“HDC is concerned about the proposed design for 363 Lafayette Street, a quirky corner lot that calls out for a highly finessed design, and we feel that this proposal has not hit the mark just yet. The buildings typically found in NoHo are finely detailed, and do not contain setbacks or irregular massing,” testified HDC’s Barbara Zay. “In order to relate to the district, which this building seems to be attempting to do, it should at the very least rise straight up, much like the new building rising across the street at 11 Great Jones Street (also designed by this architect), which goes further toward presenting a modern and contextual insertion. The irregular massing and strategy of setbacks are awkward in this context, especially for this heavily trafficked corner.”
“There are some nice gestures in the details of 363, including the use of terra cotta and shaped mullions. However, the very large single pane windows, as well as the general quantity of glass and the overall bulk of the building, work against those details, rendering them difficult to notice,” Zay continued. “The design seems to take cues more from the new building rising to the east. If approved, those walking through this intersection might lose all sense of being in a historic district at all.”
The Greenwich Village Society for Historic Preservation (GVSHP) also could not support the project, as its executive director, Andrew Berman, testified.
“The site of the proposed new structure sits at an incredibly prominent and highly visible site within the NoHo Historic District on Lafayette Street. While GVSHP has no objection to a new building on this site, one of the proposed scale, or of a contemporary design, it is important that the design be appropriate to its unique surroundings, largely consisting of the loft style buildings which characterize NoHo.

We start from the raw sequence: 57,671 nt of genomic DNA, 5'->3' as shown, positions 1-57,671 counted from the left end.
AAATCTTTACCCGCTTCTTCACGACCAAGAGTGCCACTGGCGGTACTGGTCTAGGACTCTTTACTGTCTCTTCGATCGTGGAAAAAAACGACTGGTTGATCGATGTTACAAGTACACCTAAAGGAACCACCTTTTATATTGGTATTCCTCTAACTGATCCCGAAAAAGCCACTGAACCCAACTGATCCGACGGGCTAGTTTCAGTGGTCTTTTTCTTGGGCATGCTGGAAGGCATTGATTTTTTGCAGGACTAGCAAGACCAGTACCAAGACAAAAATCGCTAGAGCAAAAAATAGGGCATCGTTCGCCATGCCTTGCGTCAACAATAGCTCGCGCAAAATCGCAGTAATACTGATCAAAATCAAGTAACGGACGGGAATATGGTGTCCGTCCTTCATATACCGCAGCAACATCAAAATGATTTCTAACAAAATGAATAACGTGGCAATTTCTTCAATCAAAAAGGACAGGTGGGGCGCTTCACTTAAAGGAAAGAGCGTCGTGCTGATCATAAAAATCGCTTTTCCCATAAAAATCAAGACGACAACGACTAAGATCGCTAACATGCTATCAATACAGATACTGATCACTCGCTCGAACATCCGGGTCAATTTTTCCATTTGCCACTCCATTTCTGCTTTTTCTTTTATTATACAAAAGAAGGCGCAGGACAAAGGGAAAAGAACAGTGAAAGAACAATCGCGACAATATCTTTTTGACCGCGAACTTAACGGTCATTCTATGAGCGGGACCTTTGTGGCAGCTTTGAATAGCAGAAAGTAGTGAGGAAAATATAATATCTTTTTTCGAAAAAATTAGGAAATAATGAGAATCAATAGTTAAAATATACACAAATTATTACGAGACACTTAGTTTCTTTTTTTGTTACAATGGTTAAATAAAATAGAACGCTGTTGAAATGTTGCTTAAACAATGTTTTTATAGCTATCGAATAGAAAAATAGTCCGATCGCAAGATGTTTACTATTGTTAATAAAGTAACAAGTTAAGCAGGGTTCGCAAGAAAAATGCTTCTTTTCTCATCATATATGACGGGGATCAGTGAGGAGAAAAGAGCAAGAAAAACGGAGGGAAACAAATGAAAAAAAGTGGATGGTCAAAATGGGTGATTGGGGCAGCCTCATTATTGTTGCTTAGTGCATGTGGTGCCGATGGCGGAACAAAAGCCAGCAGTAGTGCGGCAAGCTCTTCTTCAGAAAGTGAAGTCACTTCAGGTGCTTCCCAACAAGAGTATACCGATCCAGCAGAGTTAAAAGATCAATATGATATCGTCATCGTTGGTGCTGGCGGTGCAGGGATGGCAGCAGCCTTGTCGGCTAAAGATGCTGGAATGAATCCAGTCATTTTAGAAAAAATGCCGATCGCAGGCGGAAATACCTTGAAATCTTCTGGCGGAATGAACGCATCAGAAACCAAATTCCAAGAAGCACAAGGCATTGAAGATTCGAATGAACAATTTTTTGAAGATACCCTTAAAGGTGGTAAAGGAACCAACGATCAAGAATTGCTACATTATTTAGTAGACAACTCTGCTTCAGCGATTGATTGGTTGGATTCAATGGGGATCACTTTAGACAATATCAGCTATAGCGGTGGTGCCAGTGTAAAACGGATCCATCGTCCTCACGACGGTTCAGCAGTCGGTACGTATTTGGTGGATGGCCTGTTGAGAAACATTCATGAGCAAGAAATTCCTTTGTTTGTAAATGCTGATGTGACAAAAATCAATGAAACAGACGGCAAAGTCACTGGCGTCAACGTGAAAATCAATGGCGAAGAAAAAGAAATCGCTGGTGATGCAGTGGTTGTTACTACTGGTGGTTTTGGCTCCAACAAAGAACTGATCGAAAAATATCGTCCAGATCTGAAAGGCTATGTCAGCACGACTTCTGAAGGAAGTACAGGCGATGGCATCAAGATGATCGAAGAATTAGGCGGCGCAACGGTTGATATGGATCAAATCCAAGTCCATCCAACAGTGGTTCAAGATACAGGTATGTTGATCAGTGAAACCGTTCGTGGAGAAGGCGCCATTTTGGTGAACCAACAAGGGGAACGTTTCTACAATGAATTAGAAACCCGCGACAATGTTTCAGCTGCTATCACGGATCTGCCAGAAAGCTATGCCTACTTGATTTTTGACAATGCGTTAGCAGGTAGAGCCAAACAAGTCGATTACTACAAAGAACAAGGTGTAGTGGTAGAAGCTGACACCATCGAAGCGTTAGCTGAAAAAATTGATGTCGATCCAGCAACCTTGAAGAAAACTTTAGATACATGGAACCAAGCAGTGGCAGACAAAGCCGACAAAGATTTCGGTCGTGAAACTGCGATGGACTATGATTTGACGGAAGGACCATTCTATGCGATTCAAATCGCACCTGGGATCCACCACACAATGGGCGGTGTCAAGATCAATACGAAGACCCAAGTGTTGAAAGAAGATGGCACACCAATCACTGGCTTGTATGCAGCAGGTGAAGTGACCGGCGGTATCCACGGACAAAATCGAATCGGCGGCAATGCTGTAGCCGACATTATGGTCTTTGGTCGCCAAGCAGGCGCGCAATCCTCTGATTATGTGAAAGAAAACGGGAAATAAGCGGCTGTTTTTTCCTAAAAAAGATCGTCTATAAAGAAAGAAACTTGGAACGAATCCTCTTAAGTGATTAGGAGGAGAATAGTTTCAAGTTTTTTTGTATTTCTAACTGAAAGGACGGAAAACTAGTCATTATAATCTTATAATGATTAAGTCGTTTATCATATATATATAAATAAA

“Thus we do feel that there needs to be some changes. To start, the massing seems ill-suited for the location. The ziggurat style setbacks are out-of-place and are not in keeping with the surrounding buildings. A more fitting design would be boxier, like a traditional loft/warehouse, reaching a single height with a strong cornice, with possibly a single-story setback penthouse.
“While the size of the structure and materials are appropriate, the unrelieved repetitiveness of the façade, particularly along Lafayette Street, makes it too horizontal in its expression and vastly out of keeping with the surrounding historic structures. The addition of vertical elements in the façade would aid in a more successful and appropriate design, balancing the current horizontal orientation. Such elements could also be useful to break up the façade into more appropriately scaled sections, creating a stronger but less monotonous rhythm, especially on the western façade, and add more balance and symmetry typical of a loft building.
“Thus we urge the Commission to ask for such changes in order to make the proposed design more appropriate for its surroundings and the NoHo Historic District.”
Christabel Gough, of the Society for the Architecture of the City, said it “will damage NoHo.”
Caroline Harris, who represents 20 Bond Street, testified in favor of the project, noting that the project includes a light well for artist Chuck Close’s studio at that address.
In the end, the commissioners took no action on the proposal. The next step is for Adjmi to revise the design and go back before the commission. Ironstate is developing the project.
View the full presentation slides below: